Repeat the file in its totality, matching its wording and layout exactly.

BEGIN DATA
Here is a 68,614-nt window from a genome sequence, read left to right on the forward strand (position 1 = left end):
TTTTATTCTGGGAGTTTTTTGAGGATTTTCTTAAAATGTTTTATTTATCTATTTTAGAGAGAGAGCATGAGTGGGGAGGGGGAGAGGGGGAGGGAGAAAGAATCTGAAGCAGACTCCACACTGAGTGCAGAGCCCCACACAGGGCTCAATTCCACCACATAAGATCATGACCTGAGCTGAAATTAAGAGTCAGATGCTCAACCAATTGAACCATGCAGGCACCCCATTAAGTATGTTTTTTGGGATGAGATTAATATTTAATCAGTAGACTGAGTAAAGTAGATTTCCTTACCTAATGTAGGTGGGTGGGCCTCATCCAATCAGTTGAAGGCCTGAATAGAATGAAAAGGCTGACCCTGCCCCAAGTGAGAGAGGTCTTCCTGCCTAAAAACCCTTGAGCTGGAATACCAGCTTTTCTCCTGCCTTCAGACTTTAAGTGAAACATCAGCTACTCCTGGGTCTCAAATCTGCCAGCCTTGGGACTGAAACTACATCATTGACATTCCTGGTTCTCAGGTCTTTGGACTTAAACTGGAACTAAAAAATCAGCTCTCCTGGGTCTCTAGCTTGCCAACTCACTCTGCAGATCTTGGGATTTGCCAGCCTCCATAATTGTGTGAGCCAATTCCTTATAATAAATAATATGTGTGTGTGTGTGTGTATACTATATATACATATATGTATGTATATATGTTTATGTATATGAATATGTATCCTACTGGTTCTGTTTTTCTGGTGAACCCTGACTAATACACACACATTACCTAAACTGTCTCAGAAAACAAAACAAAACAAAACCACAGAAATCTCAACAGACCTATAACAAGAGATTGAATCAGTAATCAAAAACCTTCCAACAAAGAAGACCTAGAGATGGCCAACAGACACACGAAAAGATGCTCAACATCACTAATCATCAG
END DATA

Here is a 68,614-nt window from a genome sequence, read left to right on the forward strand (position 1 = left end):
TTTTATTCTGGGAGTTTTTTGAGGATTTTCTTAAAATGTTTTATTTATCTATTTTAGAGAGAGAGCATGAGTGGGGAGGGGGAGAGGGGGAGGGAGAAAGAATCTGAAGCAGACTCCACACTGAGTGCAGAGCCCCACACAGGGCTCAATTCCACCACATAAGATCATGACCTGAGCTGAAATTAAGAGTCAGATGCTCAACCAATTGAACCATGCAGGCACCCCATTAAGTATGTTTTTTGGGATGAGATTAATATTTAATCAGTAGACTGAGTAAAGTAGATTTCCTTACCTAATGTAGGTGGGTGGGCCTCATCCAATCAGTTGAAGGCCTGAATAGAATGAAAAGGCTGACCCTGCCCCAAGTGAGAGAGGTCTTCCTGCCTAAAAACCCTTGAGCTGGAATACCAGCTTTTCTCCTGCCTTCAGACTTTAAGTGAAACATCAGCTACTCCTGGGTCTCAAATCTGCCAGCCTTGGGACTGAAACTACATCATTGACATTCCTGGTTCTCAGGTCTTTGGACTTAAACTGGAACTAAAAAATCAGCTCTCCTGGGTCTCTAGCTTGCCAACTCACTCTGCAGATCTTGGGATTTGCCAGCCTCCATAATTGTGTGAGCCAATTCCTTATAATAAATAATATGTGTGTGTGTGTGTGTATACTATATATACATATATGTATGTATATATGTTTATGTATATGAATATGTATCCTACTGGTTCTGTTTTTCTGGTGAACCCTGACTAATACACACACATTACCTAAACTGTCTCAGAAAACAAAACAAAACAAAACCACAGAAATCTCAACAGACCTATAACAAGAGATTGAATCAGTAATCAAAAACCTTCCAACAAAGAAGACCTAGAGATGGCCAACAGACACACGAAAAGATGCTCAACATCACTAATCATCAG